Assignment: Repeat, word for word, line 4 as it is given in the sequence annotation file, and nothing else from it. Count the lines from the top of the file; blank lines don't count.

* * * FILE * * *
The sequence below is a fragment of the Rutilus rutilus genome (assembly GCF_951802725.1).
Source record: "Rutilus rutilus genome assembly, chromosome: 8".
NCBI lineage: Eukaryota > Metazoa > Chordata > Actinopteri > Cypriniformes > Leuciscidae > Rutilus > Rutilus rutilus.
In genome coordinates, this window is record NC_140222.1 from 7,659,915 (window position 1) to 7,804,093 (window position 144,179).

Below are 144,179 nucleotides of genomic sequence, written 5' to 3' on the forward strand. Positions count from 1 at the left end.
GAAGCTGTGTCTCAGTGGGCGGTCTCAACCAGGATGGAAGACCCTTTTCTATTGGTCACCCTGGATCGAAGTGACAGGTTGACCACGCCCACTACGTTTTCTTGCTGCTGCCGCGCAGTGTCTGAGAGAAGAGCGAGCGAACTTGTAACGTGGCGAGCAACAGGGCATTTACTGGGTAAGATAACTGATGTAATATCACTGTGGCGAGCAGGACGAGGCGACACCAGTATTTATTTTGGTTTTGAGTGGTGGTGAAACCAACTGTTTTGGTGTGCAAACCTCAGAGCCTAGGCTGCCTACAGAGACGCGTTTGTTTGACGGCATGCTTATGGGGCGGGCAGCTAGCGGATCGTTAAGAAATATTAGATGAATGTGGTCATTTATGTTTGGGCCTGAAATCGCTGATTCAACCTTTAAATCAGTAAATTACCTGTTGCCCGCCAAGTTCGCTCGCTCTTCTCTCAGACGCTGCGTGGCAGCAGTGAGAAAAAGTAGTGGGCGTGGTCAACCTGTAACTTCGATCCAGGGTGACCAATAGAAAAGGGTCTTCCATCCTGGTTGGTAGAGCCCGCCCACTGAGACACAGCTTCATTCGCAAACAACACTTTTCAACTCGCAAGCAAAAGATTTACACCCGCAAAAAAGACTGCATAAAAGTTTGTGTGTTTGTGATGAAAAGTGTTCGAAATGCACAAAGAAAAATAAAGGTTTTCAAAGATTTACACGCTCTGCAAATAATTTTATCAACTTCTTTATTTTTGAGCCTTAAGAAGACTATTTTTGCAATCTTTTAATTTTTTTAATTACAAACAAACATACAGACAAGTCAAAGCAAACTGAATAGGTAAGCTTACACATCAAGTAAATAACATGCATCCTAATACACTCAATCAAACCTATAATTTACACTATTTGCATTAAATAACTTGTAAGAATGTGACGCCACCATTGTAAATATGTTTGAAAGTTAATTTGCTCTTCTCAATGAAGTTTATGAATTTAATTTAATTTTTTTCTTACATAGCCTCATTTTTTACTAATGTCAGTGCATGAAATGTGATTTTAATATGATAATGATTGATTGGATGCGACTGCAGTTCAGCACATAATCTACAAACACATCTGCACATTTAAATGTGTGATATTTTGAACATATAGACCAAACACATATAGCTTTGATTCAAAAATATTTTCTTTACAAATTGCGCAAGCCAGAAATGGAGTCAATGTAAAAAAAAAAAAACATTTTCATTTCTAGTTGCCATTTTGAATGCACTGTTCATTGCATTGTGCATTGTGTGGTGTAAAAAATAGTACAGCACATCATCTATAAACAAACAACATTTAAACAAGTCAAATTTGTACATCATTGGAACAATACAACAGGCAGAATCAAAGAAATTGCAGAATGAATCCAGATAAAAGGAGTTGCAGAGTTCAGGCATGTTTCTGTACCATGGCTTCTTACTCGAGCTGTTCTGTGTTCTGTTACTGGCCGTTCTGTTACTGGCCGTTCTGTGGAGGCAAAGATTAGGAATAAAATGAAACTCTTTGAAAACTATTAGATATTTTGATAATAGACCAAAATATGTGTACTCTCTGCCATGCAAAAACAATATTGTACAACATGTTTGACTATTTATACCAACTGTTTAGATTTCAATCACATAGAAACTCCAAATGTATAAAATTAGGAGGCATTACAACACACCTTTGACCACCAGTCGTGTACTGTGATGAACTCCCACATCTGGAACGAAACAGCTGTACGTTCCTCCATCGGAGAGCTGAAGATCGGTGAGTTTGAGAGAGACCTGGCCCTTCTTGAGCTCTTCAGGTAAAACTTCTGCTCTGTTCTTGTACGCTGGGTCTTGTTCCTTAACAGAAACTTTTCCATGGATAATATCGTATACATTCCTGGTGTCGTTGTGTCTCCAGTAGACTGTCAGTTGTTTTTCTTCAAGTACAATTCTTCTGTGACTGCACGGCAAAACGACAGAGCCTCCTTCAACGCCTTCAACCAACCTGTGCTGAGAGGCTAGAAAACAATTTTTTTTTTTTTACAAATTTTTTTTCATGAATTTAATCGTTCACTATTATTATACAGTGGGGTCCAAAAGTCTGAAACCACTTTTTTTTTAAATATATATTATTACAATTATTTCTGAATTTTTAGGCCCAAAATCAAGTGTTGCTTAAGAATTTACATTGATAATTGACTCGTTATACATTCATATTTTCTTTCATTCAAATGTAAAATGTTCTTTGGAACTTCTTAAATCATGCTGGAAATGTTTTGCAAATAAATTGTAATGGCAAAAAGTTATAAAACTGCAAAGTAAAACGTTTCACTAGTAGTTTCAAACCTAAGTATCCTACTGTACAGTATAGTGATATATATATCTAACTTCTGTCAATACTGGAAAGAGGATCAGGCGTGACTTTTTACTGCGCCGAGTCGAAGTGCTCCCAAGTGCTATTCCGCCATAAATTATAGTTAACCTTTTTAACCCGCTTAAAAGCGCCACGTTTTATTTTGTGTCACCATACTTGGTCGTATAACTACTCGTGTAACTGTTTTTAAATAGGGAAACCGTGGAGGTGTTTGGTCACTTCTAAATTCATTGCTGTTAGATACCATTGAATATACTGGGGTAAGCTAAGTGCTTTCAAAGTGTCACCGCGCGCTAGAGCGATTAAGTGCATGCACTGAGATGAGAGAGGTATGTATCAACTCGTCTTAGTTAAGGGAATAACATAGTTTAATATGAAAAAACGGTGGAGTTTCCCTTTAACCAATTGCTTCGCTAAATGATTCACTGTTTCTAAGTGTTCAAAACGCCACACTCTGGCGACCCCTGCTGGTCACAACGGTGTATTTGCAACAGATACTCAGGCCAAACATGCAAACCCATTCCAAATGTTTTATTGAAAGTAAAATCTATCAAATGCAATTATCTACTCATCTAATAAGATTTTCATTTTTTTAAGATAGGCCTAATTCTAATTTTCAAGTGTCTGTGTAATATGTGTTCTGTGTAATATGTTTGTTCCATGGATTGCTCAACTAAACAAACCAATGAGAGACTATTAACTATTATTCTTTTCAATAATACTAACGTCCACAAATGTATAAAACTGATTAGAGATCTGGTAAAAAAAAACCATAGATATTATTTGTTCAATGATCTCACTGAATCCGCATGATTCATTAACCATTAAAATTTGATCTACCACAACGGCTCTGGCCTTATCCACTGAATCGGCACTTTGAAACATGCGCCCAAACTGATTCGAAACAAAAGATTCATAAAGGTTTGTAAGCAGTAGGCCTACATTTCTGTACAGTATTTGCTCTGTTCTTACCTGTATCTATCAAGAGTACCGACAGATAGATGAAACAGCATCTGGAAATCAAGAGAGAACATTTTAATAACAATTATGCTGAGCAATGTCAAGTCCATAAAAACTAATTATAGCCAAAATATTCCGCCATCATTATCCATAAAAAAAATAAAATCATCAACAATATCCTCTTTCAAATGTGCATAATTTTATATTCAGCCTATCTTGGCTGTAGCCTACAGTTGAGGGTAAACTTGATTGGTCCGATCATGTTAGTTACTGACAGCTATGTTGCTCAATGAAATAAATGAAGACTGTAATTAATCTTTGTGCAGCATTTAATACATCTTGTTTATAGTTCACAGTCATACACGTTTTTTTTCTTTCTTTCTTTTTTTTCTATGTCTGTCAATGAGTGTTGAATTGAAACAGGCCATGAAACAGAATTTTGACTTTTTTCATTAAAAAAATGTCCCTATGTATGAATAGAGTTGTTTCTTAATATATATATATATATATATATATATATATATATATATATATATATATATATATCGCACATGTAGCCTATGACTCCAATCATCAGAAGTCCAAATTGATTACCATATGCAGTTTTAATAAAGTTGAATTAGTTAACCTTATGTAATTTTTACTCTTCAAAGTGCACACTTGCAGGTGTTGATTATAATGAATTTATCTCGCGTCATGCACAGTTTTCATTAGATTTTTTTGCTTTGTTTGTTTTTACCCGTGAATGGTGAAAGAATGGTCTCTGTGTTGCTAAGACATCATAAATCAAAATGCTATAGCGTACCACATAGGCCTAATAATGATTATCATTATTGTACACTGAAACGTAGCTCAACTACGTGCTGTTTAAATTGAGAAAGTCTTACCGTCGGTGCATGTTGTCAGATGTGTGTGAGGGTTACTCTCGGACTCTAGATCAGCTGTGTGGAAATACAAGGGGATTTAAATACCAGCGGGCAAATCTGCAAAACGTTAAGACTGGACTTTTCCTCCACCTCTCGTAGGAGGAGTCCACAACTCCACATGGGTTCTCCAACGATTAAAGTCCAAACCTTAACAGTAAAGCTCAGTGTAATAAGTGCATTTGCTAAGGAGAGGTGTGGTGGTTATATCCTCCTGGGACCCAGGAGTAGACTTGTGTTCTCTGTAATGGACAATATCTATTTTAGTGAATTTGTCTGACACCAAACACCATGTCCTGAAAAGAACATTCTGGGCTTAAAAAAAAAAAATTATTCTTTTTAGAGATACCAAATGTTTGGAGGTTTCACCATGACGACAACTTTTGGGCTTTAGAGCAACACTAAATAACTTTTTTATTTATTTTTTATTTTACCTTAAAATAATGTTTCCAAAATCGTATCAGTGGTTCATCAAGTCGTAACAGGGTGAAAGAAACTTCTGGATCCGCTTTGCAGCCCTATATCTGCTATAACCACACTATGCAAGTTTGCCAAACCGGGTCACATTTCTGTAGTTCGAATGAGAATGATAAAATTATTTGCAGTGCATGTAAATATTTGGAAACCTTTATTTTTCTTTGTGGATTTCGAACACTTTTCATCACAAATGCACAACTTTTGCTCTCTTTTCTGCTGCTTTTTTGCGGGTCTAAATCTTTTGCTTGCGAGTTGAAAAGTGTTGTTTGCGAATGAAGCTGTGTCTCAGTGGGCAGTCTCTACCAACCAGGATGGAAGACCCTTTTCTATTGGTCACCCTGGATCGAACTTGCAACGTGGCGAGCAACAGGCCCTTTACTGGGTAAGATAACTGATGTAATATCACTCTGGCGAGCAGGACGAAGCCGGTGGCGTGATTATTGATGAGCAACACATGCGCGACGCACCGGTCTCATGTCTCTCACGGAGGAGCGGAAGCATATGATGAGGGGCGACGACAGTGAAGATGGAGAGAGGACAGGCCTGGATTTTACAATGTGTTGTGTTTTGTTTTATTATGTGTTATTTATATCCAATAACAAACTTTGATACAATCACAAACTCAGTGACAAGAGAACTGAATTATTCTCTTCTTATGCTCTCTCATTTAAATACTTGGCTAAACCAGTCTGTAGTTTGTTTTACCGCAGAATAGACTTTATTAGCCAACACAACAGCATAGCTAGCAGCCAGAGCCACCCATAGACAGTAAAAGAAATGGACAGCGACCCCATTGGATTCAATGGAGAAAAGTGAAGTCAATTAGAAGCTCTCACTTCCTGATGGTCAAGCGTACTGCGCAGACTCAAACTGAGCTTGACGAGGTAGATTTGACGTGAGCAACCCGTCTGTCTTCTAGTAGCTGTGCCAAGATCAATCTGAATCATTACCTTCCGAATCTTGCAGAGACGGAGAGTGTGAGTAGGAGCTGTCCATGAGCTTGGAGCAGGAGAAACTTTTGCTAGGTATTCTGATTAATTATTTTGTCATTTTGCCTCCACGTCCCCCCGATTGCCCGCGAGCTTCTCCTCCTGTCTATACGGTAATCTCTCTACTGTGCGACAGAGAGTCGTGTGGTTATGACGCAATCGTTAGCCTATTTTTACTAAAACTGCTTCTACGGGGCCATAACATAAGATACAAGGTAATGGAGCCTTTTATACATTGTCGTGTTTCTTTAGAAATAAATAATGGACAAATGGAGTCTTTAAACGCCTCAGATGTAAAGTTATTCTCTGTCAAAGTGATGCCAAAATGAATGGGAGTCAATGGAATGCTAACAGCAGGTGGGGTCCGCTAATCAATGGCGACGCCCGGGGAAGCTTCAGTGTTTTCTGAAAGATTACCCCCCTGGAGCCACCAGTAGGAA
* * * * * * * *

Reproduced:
In genome coordinates, this window is record NC_140222.1 from 7,659,915 (window position 1) to 7,804,093 (window position 144,179).